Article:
Jun 12

Mets Remain Stuck After Ike Davis Demotion; Doing Daniel Murphy Wrong

At least the Mets had one issue resolved Tuesday night, and that is who to demote from the rotation when Zack Wheeler is brought up. That will be Jeremy Hefner, who gave up five unearned runs.

The Mets are determined to bring up Wheeler despite questions of him not being ready because they desperately want a diversion to this already lost season. Hefner and Dillon Gee have pitched too well recently to lose their spot in the rotation, but that is irrelevant.

MURPHY: Doing him wrong.

MURPHY: Doing him wrong.

Last night’s enduring image was Daniel Murphy’s error. After two years of Murphy trying to learn second base, the Mets moved him back to first base when Ike Davis was sent down. Sandy Alderson’s sterling reasoning: To see what Jordany Valdespin can give them at second base and leadoff.

For the Mets’ myriad of questions, Valdespin isn’t much an answer to any of them. But, it makes sense using Metsian logic to make things difficult for a decent, hard working, productive guy in Murphy to placate a headache such as Valdespin. Am I being unfair to Valdespin? Perhaps, but has he really earned the benefit of doubt?

Why fool around with one of their more productive players in Murphy at first when they just brought up first baseman Josh Satin to replace Davis? What’s Satin doing here if he’s not going to play?

As far as trying to learn about Valdespin, that’s what spring training was about. And, what is the correlation between batting leadoff and playing second? If the Mets want to learn about Valdespin hitting leadoff they’ve had plenty of opportunities.

As far as Davis is concerned, he was 0-for-3 last night at Las Vegas, after which he declined to talk to reporters who traveled 2,500 miles to see him. He’s lucky people still care about what he does.

Davis said he’s in Las Vegas to work on his swing, which is only partially correct. He’s also there to work on his plate presence and approach that is abundantly flawed. If Davis believes going to Las Vegas is only to work on mechanics he will never get out of this funk.

Hitting is first mental, then physical, something Davis does not recognize or chooses to ignore. The Mets waited far too long to demote Davis and are not waiting long enough to promote Wheeler.

That does make me curious about one thing. Will Davis still be in Las Vegas by the time they send back Wheeler?

As always, your comments are greatly appreciated and I will attempt to answer them. Please follow me on Twitter @jdelcos

May 15

Terry Collins Spins Into Damage Control

Terry Collins is a smart guy who made some pretty out-of-bounds comments Monday night. Some might even call them stupid.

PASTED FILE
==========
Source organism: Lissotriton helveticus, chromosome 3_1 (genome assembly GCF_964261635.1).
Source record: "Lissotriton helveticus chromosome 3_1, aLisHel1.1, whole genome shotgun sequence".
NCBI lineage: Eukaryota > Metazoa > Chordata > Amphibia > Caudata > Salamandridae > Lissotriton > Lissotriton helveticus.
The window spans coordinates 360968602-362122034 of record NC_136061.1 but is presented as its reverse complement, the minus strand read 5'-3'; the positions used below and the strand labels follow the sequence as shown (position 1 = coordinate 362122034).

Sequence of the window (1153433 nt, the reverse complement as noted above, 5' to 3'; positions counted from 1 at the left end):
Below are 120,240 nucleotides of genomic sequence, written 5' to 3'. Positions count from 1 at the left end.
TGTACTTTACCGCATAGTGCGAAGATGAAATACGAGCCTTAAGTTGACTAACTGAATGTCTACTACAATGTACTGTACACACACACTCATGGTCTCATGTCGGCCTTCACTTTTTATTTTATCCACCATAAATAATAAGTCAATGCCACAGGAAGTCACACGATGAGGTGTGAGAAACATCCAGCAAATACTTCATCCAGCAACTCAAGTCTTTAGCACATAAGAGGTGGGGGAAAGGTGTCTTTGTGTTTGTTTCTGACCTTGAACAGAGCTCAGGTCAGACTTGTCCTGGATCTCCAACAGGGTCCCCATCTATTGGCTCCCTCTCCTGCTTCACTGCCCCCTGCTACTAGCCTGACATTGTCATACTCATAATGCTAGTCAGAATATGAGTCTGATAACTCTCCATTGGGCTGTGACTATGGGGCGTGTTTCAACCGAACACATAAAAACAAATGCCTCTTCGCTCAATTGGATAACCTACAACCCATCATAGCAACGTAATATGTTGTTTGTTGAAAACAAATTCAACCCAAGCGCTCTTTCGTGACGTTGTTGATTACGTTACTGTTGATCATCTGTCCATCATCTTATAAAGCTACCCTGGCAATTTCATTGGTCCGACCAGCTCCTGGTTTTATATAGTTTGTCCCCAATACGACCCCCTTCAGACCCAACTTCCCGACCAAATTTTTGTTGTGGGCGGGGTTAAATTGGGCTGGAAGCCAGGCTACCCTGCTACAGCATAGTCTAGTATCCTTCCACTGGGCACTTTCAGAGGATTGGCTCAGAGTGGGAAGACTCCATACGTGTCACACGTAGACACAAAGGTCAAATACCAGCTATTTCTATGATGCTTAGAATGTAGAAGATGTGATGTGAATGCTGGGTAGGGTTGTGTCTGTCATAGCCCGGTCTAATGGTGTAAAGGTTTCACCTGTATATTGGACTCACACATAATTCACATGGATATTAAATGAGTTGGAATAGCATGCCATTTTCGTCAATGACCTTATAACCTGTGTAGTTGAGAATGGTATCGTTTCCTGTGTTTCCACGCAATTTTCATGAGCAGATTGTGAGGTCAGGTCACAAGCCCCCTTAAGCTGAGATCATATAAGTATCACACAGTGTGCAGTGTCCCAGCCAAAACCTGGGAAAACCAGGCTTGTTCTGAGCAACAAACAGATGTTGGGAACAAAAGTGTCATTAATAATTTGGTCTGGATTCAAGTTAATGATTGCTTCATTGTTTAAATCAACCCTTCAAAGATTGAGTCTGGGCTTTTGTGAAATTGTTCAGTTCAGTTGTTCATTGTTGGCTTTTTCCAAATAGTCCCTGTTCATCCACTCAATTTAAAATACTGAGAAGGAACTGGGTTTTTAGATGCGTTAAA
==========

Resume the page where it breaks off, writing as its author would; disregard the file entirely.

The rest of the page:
COLLINS: Spins into damage control.

COLLINS: Spins into damage control.

I leaned in that direction when I came down on Collins for ripping the fans in his response to a question on if the Mets were leaving Jordany Valdespin out to dry after his actions last weekend.

“I don’t answer to fans,’’ Collins said reporters in St. Louis. “They don’t play this game. They have no idea what goes on. They have no idea what goes on in there. They have absolutely no idea what it means to be a professional teammate at this level.’’

Collins also went on to say he didn’t care about the perception of the Valdespin incident, ranging from the player celebrating his meaningless home run in a blowout loss, to the manager anticipating the payback plunking, to the player’s dugout tantrum.

There’s no mistaking what Collins meant, but it should be noted this could have been alleviated had he danced around the question and later vented his true feelings in an off-the-record session with the New York traveling media. Had he done so, Collins’ comments wouldn’t have left his Busch Stadium office.

Speaking on WFAN this afternoon, Collins was in full damage control, saying: “The New York fans are maybe the most knowledgeable fans that I’ve ever been around.

“When the question was asked, it pretty much was … Look, as much as I respect everybody’s opinions, it’s my opinion that counts and what’s best for this club. I can’t be influenced by outside people who aren’t here, and that’s pretty much all I meant. Certainly I misused the words. I shouldn’t have said ‘fans.’ I should have just said ‘people.’ ’’

However, what are fans, if not people?

Collins might have meant fans and media lumped together when he said “people,’’ but either way, why take on a foe when you don’t have to?